It’s unreal to think it’s been twenty years since indie comedy classic Clerks surfaced. To this day, it remains in my top five comedies of all time. Since then I’ve been a fan of its Writer/Director Kevin Smith. In 2011, Smith branched off unexpectedly into uncharted territories with Red State, a fast, tense, unpredictable crime horror/thriller hybrid about a religious cult. It’s criticized for its schizophrenic nature, a quality that actually worked for me. It was exciting to see a filmmaker predominantly known for clever yet crass, lowbrow comedies to take such a sharp turn, career-wise. Cut to three years later and Smith is back and bolder than ever with Tusk, a darkly comedic horror flick about a podcaster (Justin Long) on assignment in Manitoba, Canada only to be abducted by his eccentric subject matter (Michael Parks) who’s determined to surgically turn him into a walrus.
At first glance, Tusk sounds similar to The Human Centipede and while it shares similarities synopsis-wise, both films couldn’t be any more different. For starters, Tusk manages to be more accessible yet far more balls out than that cult phenomena. Smith starts the film off from the get-go on a fun, likable note by establishing his familiar brand of humor. Assisting him immensely is the always likable presence of Justin Long, who’s every bit the comedic talent as his director. The real fireworks begin when he encounters the insane Howard Howe, played to perfection by the genius that is Michael Parks. Their scenes together are an absolute delight. What starts off hilariously off the wall eventually descends to even weirder, unfathomable depths where Smith really begins to take the viewer into uncomfortable places. Tusk goes exactly where it promises to go…and beyond. Thankfully Smith sticks to practical make-up effects (except for one atrocious CGI shot very early on). They work far more convincingly than I would have ever imagined. Gruesome stuff.
Smith finds that sweet spot where the viewer laugh’s out loud at the sight of truly outrageous, disturbing imagery without ever descending into self-parody. Tautness is felt at every turn. Long gets to showcase his impressive abilities in the dramatic department, having us feel for him despite his character flaws. Words can’t even begin to describe how brilliant Parks is here. Yes, he’s memorable in everything he does but like the best thespians, he has the ability to still surprise us. The character of Howe is one of the most original cinematic antagonists to date. This could very well be Parks’ finest hour and that’s no small achievement. Everything up to this point is absolutely stellar, unlike anything we’ve ever seen from Smith. While the Tusk is hysterical, it’s uncomfortably so. The horror and the comedy of the situation play out hand in hand without one undermining the other.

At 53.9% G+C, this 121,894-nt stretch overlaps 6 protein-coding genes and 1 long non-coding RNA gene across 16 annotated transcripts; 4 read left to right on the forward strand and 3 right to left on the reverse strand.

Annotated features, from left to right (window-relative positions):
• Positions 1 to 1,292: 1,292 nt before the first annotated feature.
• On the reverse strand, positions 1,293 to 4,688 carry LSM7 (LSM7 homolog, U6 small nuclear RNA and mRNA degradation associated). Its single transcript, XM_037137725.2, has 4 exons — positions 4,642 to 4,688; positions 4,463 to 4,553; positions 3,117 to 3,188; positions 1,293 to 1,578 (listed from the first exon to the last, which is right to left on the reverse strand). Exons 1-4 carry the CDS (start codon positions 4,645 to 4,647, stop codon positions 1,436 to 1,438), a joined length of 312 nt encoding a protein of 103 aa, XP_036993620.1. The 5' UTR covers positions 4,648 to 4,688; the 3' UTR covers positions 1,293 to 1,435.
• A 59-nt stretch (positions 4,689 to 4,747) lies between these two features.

Unfortunately that’s until Tusk derails when a certain movie star suddenly pops up, playing “Manhunter” Guy LaPointe. Side-note: If you don’t already know the identity of the actor, I highly recommend you avoid finding out before you see the film. I have nothing against the quirky performance by Guy LaPointe (credited as playing himself). He provides a chunk of laughs. My issue is he overstays his welcome and should have strictly been a cameo. His scenery-chewing comes at the expense of what came before, as well as robbing attention from the strong support work of Genesis Rodriguez and Haley Joel Osment (welcome back), who should have been front and center from this point onward. Both of these characters are left underdeveloped which is a shame because I would have loved the interesting relationship between all of the protagonists to be explored more fully. Things are hinted upon but are sadly thrown to the curb at this juncture. LaPointe’s effect on the tone of the picture is downright toxic. It’s as if the viewer somehow detoured into a different film altogether. It seems as if Smith just allowed the actor to ad-lib and indulge into a character skit unrelated to the subject itself.
It’s hard not to feel like Smith somehow didn’t trust his ability at sustaining the horror element and decided to fall back into his comfort zone. The tone shifts completely to comedy mode from this point onward, killing the well-earned tension out of the equation. As a result, the third act fails to resonate. To make matters worse, Smith incorporates visual devices such as 70’s style zooms during the climax that are totally played for laughs, in a scene where the stakes should be high. While this stuff may be enjoyable (the audience responded enthusiastically), it ultimately pushed away my previous investment in the material.
Despite my reservations I had with the second half, I have no qualms in recommending Tusk. It’s thoroughly entertaining. The latest installment in the new chapter of Smith’s career is fearless to say the least. I can’t think of any other filmmaker that’s reinvented himself in such a striking manner. Tusk is as gleefully nutty and unsettling of a genre picture as we’ll likely get this year and possibly for some time to come. I just wish Smith kept his foot on the pedal instead of retreating back to his shtick with the LaPointe character. Oh well. Flaws and all, Tusk is one bizarre, unique and genuinely effective horror film. There are definitely images here that you’ll never unsee. Quite the achievement considering Kevin Smith is a comedy guy first and foremost.